Cathy Layzell DemoPlease expand at the "Read on.." button to read further and see our art challenge images
Born in 1972, Cathy Layzell graduated with a BA Fine Art Degree from Rhodes University in 1994. After a career in book publishing in London, she began painting full-time in 2002, spending many summers at the Painting School of Montmirail in SW France (near Toulouse). Visiting guest lecturers included British Abstract artists Gary Wragg, John Mitchell and Michael Kidner. Layzell exhibited extensively in the UK before returning to Cape Town in 2008.
Cathy Layzell completed a post-graduate diploma at Michaelis School of Fine Art, Univeristy of Cape Town in 2013. Recent exhibitions include Wilderness at Salon 91, Polynesia with Paul Senyol (Salon 91, Cape Town 2015), Connect the dots, (Casa Labia, Muizenberg, 2014), Kingdom and What lies beneath (Equus Gallery, Somerset West, 2014), Seeking Eden (Casa Labia, Muizenberg, 2014).
Cathy specializes in abstract and colour painting (not a well understood genre), which involves use of forms and shape, with marks cross fertilizing the work. She works full time as an artist, from a 5th floor Industrial space in Woodstock. She paints in oil on several paintings at once and the process is inspired by places and nature.
She often works en Plein air and finishes in studio, using photos as a visual reference.
Cathy starts her research of a subject by collecting tons of photos and creating a “mood board”. She does research on other abstract painters that she admires, such as Matisse, Delacroix, and contemporary artists such as Gary Wragg, Ken Done and Michael Kidner. She then produces several small studies to build up a “vocabulary”. Usually her paintings consist of 3 layers, with loose washes of colour. She glazes to create translucency.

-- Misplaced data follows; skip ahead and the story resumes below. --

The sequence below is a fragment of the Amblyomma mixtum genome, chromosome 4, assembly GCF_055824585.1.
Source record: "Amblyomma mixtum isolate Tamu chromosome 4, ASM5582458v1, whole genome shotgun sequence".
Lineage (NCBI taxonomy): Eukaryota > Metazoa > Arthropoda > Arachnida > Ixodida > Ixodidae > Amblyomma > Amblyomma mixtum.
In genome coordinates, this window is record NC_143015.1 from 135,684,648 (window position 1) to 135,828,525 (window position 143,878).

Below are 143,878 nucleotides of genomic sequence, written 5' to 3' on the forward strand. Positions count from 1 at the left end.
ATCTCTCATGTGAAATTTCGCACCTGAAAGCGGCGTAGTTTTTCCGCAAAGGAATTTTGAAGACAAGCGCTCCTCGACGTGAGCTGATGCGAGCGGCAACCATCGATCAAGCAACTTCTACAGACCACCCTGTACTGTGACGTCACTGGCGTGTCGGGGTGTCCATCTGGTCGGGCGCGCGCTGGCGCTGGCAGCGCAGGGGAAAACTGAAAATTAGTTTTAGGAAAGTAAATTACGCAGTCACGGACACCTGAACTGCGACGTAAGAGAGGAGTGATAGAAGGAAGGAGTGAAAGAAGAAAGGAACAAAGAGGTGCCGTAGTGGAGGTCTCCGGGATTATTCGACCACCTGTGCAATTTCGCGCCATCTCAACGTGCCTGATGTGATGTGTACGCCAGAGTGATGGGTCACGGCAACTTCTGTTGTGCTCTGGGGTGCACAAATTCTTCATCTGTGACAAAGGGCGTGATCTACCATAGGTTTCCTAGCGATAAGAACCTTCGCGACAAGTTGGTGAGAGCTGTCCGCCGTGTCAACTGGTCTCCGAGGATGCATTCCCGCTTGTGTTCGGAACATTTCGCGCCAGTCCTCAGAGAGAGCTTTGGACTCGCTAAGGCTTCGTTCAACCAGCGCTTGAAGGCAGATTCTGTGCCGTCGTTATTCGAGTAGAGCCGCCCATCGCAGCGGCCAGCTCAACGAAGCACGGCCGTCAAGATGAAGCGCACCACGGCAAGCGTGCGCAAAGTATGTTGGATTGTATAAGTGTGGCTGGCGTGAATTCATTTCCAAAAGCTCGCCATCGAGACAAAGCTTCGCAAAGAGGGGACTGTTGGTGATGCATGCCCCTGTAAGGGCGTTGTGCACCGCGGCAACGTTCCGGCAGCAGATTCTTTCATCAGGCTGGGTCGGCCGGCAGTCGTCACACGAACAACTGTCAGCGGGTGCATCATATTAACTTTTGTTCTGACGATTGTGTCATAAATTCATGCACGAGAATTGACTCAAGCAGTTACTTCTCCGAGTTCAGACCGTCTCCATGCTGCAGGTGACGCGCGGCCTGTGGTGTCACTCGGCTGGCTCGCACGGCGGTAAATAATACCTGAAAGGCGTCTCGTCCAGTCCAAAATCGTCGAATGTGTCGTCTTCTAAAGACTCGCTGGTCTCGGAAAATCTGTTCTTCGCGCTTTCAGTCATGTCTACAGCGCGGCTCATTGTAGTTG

For the demonstration Cathy chose an underwater scene of fish. Nature gives infinite shapes and colours. She pre-mixes up a huge amount of as many colours as close to the colours in the reference photo. She does sometimes do the colour beginning in acrylic paint to speed up the process. She uses paint straight out of the tube and adds a little turps for the initial detail. She keeps looking at the photo,” look, do it, look, do it’. The under painting is prepped in a few layers.
Colourists are trained to see the colour in the shadows and darks eg. Red or green in the black and exaggerate it. Cathy says it’s better to leave a painting 90% finished, than overwork it by filling in every last detail, which makes it boring.
“Abstract painting lets you play more and nobody can tell you it’s wrong”
The end result was a beautiful large bright painting oozing with wonderful thick oil painting which left many of us dashing home to try this technique!
Written by: Linda Gotlieb Photographs by: Fran Sexton
Art Challenge: "Dry"